Feel free to read between the lines here. A number of online shops have discontinued these items, or say they're no longer available. Hasbro just squirted a bunch of product through its warehouses, with months and months and months of backorders finally getting filled for the Top Three accounts. That means product could be tied up in distribution centers for these big chains, slowly working its way to stores. If you go outside to more than one neighborhood, you will see many waves of figures (maybe not complete) at those big box stores.

However, these turn over quickly - I hit the same stores multiple times in a week and sure enough, a dozen figures today can turn into zero figures in two days. Stuff sells fast.

Hasbro is in something of a Star Wars sell-down period, thanks to the new movie and its other movies. As we've seen year after year, Hasbro now owns the toys of summer. This is good because Hasbro can release a lot of figures and line its pockets. This is bad, because there's no real competition in this space. Hasbro owns action figures, and Hasbro's biggest competition is Hasbro. Or LEGO really. Hasbro invested in Avengers: Age of Ultron and it is going to put its marketing dollars into that rather than Star Wars or Transformers, because that's where the Eye of Sauron: Pop Culture Edition will focus in a few weeks. Why try to work hard to sell kids toys from a cartoon that's on deep cable hiatus when you can work less hard and sell tons of shields, gloves, dinosaurs, and masks from what will no doubt be the biggest movies of the year? (Yes, probably bigger than Star Wars, of the last two prequels are any indicator.)

I still see some of these figures making the rounds - the question is, where are they? I don't know, and Hasbro probably doesn't have full visibility if they're sitting in a Walmart distribution center. I see stuff at Kmarts and all sorts of weird places - Disney Stores, too. They may have made a ton of them, but they may not have all shipped. Then again I think Hasbro said the same thing about the Ponda Baba Vintage Wave of 2011... that didn't work out so good.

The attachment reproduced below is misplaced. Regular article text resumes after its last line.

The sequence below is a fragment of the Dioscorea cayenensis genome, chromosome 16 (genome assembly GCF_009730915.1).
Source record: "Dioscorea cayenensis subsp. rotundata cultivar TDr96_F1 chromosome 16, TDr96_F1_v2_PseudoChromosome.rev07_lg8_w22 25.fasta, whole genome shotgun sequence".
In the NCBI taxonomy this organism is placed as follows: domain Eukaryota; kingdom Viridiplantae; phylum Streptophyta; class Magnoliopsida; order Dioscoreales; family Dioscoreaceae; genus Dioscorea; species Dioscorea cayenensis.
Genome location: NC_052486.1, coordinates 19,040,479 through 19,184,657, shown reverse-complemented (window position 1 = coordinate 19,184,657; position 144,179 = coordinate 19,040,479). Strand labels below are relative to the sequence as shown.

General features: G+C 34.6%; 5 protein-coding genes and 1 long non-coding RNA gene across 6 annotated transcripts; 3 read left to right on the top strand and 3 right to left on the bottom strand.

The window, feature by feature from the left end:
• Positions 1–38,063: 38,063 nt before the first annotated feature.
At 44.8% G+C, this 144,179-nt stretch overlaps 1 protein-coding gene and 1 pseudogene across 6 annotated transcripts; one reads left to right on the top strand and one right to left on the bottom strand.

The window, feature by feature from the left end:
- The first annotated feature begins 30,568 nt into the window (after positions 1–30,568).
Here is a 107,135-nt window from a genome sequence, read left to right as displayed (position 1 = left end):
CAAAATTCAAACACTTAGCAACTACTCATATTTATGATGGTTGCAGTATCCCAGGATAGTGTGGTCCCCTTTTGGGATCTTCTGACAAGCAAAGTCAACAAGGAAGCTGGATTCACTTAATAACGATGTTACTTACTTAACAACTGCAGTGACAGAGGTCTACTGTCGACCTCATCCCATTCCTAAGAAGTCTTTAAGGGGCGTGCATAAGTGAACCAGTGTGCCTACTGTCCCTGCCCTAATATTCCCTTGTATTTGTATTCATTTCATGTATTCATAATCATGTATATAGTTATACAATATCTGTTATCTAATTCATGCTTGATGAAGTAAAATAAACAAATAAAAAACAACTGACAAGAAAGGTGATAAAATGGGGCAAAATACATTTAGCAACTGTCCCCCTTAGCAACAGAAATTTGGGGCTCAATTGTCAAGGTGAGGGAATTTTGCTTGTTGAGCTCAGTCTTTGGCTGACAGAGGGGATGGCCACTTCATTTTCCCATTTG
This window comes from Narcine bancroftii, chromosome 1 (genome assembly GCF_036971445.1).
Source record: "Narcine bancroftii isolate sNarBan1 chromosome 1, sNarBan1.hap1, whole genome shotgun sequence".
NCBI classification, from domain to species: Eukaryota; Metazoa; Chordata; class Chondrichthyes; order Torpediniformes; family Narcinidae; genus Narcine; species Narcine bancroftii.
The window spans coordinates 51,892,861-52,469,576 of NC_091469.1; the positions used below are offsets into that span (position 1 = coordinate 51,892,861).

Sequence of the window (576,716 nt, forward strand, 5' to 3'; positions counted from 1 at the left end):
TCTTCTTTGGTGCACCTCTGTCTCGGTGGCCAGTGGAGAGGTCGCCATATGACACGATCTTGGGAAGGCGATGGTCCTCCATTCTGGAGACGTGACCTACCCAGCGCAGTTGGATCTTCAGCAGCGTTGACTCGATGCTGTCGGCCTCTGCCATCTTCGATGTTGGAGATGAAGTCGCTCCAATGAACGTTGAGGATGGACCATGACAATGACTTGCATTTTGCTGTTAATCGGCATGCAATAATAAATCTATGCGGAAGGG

Sometimes these waves show up at Tuesday Morning later thanks to allocation issues that are not on the radar of Hasbro's marketing or development teams. Some items go straight to clearance, and we won't know for sure if that's the case here until later this year or possibly even next year. Just keep pounding the pavement, check anywhere that might stock toys when you're out, and don't be afraid to give up and "overpay" to some extent. $8 is the new $6, so if you see a $8-$10 Chopper at the mall just cave in already.




I know I make arguments like this a lot, but in the last month it's pretty important to point out that while things are not perfect, they're pretty good.

Hasbro's major diversification gambit resulted in multiple pillars to its male action toy collector strategy. Sure, Joe's gone for now, but compared to the early 2000s we've seen Transformers really take off and Marvel do a bunch of really interesting and I would argue higher quality offerings than at Toy Biz. (Variety, well, that's debatable.) Because of this Hasbro doesn't have the laser-focus of 1999, 2002, and 2005 because one movie was not expected to rule most of summer if not the entire year. Such expectations in today's market are a little unrealistic. Stores, fans, and everybody else is pretty aware that we live in a strange new nerd-friendly world where pop culture collectibles have changed and so has the audience. And so has the manufacturing.